# Real Options in Capital Budgeting. Pricing the Option to Delay and the Option to Abandon a Project

**Abstract**

Traditional discounted cash-flows method for assessing projects assumes that investment decision is an irreversible one, which is not correct. Managers can and must reconsider their initial decision as the new information arises during the project life. This is managerial flexibility and it creates strategic value for a project, only if management takes advantage of the opportunities associated with an analyzed project. Real options represent a new approach in capital budgeting, using the theory of pricing financial options for investments in real assets. In this paper, we emphasize the characteristics and valuation methodologies of real options. The objective in the last section is pricing the option to delay and the option to abandon a project in construction materials field.

47

Real Options in Capital Budgeting. Pricing the Option to Delay and the Option to Abandon a Project

Real Options in Capital Budgeting. Pricing the Option to Delay

and the Option to Abandon a Project

n

Nicoleta Vintilã

Candidate Ph.D. Lecturer

Academy of Economic Studies, Bucharest

Abstract. Traditional discounted cash-flows method for assessing projects assumes that investment

decision is an irreversible one, which is not correct. Managers can and must reconsider their initial

decision as the new information arises during the project life. This is managerial flexibility and it creates

strategic value for a project, only if management takes advantage of the opportunities associated with an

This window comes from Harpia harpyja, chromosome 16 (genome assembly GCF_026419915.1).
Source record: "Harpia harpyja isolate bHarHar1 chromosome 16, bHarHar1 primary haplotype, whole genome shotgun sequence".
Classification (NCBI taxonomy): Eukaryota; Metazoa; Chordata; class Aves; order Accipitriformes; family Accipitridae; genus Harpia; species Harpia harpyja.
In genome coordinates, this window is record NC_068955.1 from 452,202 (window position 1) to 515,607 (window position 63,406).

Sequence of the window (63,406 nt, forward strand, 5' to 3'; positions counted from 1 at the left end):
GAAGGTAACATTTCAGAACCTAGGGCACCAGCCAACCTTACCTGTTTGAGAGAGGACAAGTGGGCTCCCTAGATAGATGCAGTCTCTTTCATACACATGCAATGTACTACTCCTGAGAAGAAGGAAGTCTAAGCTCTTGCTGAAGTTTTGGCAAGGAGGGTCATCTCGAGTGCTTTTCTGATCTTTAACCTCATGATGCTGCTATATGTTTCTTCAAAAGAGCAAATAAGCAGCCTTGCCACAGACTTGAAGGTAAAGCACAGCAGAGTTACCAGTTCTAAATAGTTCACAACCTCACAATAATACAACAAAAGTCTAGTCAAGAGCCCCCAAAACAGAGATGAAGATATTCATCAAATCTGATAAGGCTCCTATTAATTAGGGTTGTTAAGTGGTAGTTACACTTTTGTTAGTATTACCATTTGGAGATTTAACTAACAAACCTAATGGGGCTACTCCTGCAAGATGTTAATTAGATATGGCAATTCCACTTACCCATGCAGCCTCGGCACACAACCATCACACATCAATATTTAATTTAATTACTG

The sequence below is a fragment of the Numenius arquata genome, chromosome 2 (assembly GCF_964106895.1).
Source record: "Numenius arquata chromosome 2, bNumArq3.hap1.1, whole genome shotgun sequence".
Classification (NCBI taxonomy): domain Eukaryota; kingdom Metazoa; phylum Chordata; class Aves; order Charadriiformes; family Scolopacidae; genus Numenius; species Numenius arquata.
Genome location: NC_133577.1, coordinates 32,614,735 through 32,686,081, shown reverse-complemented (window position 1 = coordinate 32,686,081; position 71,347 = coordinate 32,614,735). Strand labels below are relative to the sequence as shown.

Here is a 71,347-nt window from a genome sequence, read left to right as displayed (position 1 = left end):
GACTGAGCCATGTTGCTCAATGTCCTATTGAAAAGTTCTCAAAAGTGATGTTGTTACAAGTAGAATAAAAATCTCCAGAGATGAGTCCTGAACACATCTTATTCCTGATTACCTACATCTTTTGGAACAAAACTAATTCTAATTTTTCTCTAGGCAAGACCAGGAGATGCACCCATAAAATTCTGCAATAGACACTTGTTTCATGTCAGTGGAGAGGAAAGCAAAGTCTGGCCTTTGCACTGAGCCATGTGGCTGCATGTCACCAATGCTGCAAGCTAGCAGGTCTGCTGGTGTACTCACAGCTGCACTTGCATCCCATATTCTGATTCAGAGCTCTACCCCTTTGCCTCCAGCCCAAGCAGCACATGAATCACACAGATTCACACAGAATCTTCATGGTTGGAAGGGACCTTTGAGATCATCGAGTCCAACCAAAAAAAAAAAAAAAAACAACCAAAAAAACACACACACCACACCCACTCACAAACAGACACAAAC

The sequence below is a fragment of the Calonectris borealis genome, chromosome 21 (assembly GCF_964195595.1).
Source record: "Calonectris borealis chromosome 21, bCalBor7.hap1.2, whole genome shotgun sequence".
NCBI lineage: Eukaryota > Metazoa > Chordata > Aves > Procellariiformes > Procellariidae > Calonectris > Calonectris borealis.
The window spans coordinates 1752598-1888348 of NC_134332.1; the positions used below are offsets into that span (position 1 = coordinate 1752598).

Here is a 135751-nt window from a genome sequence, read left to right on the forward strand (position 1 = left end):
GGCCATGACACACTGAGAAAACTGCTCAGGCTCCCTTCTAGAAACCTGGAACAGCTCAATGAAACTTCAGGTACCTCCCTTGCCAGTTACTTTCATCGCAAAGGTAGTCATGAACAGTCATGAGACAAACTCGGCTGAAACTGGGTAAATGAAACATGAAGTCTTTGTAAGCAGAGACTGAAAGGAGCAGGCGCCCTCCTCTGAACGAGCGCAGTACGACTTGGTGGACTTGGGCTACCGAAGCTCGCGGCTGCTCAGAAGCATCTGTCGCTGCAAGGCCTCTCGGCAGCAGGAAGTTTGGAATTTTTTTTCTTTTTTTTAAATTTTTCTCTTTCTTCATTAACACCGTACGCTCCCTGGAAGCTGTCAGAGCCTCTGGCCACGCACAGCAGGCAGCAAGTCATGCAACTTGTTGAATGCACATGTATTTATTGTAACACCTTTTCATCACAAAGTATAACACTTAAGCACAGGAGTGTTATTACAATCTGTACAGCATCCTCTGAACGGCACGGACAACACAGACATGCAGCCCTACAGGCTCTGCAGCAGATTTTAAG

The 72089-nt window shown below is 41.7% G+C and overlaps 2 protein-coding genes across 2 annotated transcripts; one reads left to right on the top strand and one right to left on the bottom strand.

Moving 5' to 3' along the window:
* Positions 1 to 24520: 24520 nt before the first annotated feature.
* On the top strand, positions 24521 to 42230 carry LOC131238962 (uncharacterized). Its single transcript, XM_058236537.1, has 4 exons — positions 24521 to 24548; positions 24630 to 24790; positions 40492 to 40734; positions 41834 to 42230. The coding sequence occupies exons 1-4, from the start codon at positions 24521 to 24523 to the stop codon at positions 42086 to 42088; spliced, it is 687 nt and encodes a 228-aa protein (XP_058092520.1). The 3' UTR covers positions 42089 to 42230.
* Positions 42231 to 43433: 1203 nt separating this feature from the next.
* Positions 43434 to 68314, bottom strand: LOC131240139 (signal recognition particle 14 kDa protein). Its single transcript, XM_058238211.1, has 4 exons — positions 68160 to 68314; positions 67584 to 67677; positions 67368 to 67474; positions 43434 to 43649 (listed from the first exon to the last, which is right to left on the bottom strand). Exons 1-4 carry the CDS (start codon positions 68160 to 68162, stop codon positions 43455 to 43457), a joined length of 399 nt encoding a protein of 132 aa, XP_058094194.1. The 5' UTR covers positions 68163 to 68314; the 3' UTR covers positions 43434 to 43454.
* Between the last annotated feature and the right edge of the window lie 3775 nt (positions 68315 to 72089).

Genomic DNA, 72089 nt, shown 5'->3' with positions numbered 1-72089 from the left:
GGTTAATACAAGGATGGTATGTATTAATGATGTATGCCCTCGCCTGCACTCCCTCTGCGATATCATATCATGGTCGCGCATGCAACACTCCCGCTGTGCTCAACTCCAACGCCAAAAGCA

analyzed project. Real options represent a new approach in capital budgeting, using the theory of

pricing financial options for investments in real assets. In this paper, we emphasize the characteristics

and valuation methodologies of real options. The objective in the last section is pricing the option to

delay and the option to abandon a project in construction materials field.

Key words: capital budgeting; real options; managerial flexibility, timing options; exit options.

n

Introduction

Traditional approaches to capital budgeting, such as

discounted cash-flows (from now on DCF), cannot capture

entirely the project value, for different reasons: it is

assumed that investment decision is irreversible,

interactions between today decisions and future decisions

are not considered, and investment in assets seems to be a

passive one (management doesn’t interfere during the

life of the project).

Managerial flexibility generates supplementary value

for an investment opportunity because of managerial

capacity to respond when new information arises, while

the project is operated. Investment in real assets includes a

set of real options that management can exercise in order

to increase assets value (under favorable circumstances) or

limit loses (under unfavorable situations).

Managerial flexibility in decision-making process

introduces an asymmetry for probability distribution of

net present value (from now on NPV) for a project. An

investment opportunity value is dependent on future

uncertain events, so therefore, it will be greater than

forecasted value in the situation of passive management.

From this perspective, a project has a standard value,

determined through traditional techniques (DCF, which

does not catch adaptability and strategic value), but also

a supplementary value, coming from operational and

strategic real options held by an active management.

Decision trees are related with real option approach

by recognizing their existence, but investment value is

calculated as an average of expected cash flows (positive

or negative) weighted with probabilities associated with

48

Theoretical and Applied Economics

each state. Real option appraisal eliminates potential

loses by abandoning the project when circumstances

are unfavorable (negative cash flows become zero) and

adjust discount rate to reflect the new level of risk.

Real options represent an integrated solution used

under uncertainty, by transposing the theory of financial

options to valuation of real assets, projects or even

companies, in an uncertain and dynamic environment,

where taking decisions must be a flexible process.

Specific features of real options

Unlike financial options, real options have as underlying